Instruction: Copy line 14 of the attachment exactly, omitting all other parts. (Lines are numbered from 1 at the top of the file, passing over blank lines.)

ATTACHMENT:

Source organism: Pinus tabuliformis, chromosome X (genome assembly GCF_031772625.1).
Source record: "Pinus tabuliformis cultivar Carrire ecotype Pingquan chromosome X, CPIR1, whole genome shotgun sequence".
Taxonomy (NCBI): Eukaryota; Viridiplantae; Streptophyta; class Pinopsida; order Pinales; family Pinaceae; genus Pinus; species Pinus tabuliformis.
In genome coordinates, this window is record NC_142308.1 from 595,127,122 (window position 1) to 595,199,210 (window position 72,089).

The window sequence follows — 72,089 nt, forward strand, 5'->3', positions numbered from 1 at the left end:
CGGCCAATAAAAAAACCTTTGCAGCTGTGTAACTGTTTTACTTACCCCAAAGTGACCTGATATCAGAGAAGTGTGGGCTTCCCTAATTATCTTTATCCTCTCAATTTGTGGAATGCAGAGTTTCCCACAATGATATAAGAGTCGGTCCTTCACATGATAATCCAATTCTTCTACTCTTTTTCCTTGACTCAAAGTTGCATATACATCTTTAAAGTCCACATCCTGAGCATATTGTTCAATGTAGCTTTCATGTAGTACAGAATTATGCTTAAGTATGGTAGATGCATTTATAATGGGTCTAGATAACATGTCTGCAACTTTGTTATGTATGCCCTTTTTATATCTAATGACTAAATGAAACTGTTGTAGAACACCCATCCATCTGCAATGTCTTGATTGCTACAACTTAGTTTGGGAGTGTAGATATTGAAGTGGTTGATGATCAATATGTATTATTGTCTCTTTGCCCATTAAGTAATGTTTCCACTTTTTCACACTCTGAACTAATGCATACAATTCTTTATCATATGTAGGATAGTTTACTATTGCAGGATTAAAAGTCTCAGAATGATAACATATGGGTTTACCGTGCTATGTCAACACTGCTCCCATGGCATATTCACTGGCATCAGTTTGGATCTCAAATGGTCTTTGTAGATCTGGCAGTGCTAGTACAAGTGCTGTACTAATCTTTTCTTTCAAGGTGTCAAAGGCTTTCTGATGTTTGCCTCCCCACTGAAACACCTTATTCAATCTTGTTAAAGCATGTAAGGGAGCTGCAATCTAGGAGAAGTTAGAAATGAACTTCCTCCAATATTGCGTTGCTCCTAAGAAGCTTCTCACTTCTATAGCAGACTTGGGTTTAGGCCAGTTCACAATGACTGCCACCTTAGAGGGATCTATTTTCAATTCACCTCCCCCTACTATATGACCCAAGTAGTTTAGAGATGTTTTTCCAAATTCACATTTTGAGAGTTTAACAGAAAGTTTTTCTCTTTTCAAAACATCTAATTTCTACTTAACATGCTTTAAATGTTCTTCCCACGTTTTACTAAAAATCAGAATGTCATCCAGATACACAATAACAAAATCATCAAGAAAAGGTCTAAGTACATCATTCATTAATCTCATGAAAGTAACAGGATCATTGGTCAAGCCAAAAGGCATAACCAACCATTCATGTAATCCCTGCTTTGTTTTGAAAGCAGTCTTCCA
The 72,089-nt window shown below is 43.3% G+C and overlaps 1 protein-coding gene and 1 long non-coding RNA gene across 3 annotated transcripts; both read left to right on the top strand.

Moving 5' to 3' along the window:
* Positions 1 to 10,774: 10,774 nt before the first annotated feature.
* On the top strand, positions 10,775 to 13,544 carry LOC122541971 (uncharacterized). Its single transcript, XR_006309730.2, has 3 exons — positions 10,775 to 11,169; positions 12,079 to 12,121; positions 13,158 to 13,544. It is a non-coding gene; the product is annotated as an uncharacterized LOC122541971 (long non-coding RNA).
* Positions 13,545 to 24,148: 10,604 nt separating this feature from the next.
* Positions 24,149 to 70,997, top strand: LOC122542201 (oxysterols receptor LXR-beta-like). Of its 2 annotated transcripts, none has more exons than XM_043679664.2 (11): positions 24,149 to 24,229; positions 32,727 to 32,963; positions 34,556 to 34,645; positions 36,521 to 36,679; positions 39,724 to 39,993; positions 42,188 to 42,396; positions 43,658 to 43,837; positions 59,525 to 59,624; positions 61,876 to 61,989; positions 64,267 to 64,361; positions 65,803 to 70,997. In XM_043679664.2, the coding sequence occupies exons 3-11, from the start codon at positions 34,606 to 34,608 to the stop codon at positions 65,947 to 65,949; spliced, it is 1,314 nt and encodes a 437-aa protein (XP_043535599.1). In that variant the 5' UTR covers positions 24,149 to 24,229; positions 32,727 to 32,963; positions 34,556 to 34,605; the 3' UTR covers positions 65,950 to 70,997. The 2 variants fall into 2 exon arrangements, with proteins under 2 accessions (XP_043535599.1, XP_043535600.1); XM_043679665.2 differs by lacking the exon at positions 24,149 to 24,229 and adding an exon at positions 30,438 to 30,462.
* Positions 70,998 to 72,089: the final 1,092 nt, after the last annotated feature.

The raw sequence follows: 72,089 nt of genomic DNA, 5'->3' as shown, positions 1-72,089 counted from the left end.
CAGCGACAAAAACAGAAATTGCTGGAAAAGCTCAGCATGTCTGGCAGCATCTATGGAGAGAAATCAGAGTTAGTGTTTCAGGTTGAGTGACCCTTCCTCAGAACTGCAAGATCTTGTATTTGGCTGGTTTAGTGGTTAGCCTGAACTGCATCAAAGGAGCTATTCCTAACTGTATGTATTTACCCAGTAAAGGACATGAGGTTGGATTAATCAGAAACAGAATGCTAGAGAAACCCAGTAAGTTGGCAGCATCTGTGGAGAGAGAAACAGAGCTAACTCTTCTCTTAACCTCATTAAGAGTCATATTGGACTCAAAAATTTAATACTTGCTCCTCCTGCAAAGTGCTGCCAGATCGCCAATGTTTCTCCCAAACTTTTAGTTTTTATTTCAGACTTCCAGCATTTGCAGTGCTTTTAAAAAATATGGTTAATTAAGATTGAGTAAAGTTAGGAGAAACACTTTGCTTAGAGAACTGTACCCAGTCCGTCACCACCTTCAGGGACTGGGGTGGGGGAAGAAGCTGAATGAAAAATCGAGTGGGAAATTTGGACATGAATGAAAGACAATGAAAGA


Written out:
The raw sequence follows: 72,089 nt of genomic DNA, 5'->3' as shown, positions 1-72,089 counted from the left end.